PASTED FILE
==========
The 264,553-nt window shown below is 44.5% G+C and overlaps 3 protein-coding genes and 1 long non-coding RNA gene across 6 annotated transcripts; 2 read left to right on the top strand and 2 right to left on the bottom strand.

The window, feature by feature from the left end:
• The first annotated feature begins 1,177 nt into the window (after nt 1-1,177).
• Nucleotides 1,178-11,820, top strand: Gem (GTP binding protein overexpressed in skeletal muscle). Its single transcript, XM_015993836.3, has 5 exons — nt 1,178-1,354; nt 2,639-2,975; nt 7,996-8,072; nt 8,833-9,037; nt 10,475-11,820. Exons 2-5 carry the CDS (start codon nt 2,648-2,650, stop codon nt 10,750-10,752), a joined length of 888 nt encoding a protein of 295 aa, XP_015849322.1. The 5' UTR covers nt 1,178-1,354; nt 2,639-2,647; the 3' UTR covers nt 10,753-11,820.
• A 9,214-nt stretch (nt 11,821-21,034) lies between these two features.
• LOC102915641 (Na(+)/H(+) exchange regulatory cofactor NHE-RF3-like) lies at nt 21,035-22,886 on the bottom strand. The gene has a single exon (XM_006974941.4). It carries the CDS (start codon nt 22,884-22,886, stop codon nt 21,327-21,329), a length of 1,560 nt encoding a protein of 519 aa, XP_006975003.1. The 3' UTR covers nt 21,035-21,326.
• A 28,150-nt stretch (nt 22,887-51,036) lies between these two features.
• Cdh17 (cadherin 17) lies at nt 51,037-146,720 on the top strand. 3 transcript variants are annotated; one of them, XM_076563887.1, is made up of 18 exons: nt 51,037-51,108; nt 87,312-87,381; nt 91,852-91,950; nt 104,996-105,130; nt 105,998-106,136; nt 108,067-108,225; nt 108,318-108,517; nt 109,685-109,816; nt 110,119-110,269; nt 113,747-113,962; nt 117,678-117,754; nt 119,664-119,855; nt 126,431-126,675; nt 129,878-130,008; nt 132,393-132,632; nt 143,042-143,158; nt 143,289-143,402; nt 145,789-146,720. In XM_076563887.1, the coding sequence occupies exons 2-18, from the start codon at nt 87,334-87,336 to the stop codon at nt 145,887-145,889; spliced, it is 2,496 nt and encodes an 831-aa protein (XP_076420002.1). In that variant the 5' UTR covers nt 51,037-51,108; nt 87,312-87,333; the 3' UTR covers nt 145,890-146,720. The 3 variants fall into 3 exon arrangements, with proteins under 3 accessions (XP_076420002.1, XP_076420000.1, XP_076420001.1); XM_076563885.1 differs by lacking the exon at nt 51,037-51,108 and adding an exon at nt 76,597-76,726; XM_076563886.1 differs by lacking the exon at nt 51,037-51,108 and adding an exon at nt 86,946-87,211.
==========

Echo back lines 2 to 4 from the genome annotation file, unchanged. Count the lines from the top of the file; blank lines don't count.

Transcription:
The window, feature by feature from the left end:
• The first annotated feature begins 1,177 nt into the window (after nt 1-1,177).
• Nucleotides 1,178-11,820, top strand: Gem (GTP binding protein overexpressed in skeletal muscle). Its single transcript, XM_015993836.3, has 5 exons — nt 1,178-1,354; nt 2,639-2,975; nt 7,996-8,072; nt 8,833-9,037; nt 10,475-11,820. Exons 2-5 carry the CDS (start codon nt 2,648-2,650, stop codon nt 10,750-10,752), a joined length of 888 nt encoding a protein of 295 aa, XP_015849322.1. The 5' UTR covers nt 1,178-1,354; nt 2,639-2,647; the 3' UTR covers nt 10,753-11,820.